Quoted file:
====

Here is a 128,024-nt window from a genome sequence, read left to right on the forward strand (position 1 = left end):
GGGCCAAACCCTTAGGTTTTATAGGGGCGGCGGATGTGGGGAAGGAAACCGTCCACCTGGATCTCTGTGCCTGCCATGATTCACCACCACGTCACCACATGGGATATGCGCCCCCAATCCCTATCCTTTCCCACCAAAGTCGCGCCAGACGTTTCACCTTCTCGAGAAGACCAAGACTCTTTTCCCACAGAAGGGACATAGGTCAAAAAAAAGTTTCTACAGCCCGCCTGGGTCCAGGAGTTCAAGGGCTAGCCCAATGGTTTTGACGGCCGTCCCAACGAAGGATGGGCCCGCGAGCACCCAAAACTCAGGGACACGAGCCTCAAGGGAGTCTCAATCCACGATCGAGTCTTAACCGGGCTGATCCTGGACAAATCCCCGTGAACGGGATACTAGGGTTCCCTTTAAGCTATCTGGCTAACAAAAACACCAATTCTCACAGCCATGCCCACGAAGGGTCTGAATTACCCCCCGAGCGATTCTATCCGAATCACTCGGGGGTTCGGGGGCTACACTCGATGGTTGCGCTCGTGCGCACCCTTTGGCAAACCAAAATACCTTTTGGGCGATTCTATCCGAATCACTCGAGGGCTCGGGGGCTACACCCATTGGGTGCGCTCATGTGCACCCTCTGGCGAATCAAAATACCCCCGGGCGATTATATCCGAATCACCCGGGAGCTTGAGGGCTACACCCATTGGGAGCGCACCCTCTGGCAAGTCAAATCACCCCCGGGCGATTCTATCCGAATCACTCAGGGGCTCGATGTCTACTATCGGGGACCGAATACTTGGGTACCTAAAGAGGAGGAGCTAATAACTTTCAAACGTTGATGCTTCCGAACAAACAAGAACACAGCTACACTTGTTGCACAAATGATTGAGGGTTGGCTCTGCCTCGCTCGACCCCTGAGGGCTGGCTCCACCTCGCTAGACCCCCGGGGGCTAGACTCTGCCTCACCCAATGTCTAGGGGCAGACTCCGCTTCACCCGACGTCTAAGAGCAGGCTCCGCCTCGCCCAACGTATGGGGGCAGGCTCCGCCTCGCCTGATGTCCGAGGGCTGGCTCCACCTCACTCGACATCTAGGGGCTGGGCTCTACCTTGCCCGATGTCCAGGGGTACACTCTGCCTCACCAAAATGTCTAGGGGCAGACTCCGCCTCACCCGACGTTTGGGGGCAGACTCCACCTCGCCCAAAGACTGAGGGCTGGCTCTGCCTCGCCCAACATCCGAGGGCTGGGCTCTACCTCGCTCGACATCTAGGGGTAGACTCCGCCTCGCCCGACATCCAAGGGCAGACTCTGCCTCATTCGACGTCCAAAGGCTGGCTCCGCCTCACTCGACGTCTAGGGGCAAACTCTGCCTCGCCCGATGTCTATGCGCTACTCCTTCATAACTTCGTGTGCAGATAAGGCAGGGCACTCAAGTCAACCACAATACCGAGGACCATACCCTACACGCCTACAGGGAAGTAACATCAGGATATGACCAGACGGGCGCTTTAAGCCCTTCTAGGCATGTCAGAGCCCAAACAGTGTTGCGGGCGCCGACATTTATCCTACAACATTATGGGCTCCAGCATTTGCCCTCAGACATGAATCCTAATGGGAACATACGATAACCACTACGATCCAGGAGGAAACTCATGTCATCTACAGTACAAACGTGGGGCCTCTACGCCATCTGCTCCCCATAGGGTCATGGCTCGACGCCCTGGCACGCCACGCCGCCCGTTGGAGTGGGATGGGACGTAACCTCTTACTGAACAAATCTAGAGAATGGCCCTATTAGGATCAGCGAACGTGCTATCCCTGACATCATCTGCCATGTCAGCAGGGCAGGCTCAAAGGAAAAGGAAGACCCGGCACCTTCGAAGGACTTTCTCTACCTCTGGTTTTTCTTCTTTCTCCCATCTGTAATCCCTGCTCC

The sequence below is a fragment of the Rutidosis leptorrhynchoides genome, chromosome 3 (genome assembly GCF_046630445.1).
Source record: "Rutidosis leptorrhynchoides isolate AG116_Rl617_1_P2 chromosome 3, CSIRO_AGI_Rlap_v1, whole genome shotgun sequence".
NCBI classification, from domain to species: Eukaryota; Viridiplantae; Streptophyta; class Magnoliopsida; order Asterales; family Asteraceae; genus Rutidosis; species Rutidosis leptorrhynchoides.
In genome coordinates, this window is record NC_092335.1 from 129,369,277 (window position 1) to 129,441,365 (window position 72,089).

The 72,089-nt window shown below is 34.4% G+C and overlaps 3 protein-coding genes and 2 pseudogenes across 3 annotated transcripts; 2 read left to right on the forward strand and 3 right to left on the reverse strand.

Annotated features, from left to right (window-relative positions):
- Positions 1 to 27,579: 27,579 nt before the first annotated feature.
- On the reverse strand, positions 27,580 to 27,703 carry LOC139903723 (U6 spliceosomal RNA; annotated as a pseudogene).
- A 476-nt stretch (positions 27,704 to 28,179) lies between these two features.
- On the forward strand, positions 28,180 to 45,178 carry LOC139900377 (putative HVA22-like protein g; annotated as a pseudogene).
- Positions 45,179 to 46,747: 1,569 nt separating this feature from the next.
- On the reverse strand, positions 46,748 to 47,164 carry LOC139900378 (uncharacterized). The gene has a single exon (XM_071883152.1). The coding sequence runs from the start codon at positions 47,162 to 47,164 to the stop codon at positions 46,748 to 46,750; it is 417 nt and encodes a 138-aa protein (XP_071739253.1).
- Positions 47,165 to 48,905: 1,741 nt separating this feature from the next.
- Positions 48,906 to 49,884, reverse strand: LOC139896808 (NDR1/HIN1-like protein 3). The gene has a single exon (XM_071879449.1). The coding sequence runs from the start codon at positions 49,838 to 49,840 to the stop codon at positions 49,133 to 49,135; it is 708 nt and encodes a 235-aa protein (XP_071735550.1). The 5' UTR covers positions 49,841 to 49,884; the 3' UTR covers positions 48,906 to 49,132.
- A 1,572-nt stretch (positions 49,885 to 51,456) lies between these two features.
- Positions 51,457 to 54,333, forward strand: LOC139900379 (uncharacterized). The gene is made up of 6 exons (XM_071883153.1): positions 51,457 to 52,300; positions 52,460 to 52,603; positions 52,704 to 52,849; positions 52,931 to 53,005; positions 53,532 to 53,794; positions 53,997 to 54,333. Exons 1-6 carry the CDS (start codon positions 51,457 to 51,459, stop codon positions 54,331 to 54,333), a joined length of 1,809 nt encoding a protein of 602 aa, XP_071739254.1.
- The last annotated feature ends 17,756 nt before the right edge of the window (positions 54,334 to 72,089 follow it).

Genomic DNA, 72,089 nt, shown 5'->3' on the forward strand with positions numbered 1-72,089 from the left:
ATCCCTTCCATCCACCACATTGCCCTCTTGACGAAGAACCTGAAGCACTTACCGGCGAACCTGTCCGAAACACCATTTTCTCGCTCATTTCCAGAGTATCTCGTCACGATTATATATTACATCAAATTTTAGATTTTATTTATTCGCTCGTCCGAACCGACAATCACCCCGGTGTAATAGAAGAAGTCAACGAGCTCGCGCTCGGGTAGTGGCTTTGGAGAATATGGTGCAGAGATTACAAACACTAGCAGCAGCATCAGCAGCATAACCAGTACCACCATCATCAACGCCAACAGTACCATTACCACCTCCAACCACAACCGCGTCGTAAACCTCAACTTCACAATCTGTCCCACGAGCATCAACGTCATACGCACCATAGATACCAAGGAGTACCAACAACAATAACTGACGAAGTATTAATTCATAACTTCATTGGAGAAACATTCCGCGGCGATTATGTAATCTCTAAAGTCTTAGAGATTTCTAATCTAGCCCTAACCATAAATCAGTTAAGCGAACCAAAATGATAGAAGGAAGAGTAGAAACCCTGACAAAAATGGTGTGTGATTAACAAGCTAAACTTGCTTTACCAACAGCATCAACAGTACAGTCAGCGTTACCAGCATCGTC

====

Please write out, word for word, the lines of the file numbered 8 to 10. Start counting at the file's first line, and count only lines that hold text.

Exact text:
Annotated features, from left to right (window-relative positions):
- Positions 1 to 27,579: 27,579 nt before the first annotated feature.
- On the reverse strand, positions 27,580 to 27,703 carry LOC139903723 (U6 spliceosomal RNA; annotated as a pseudogene).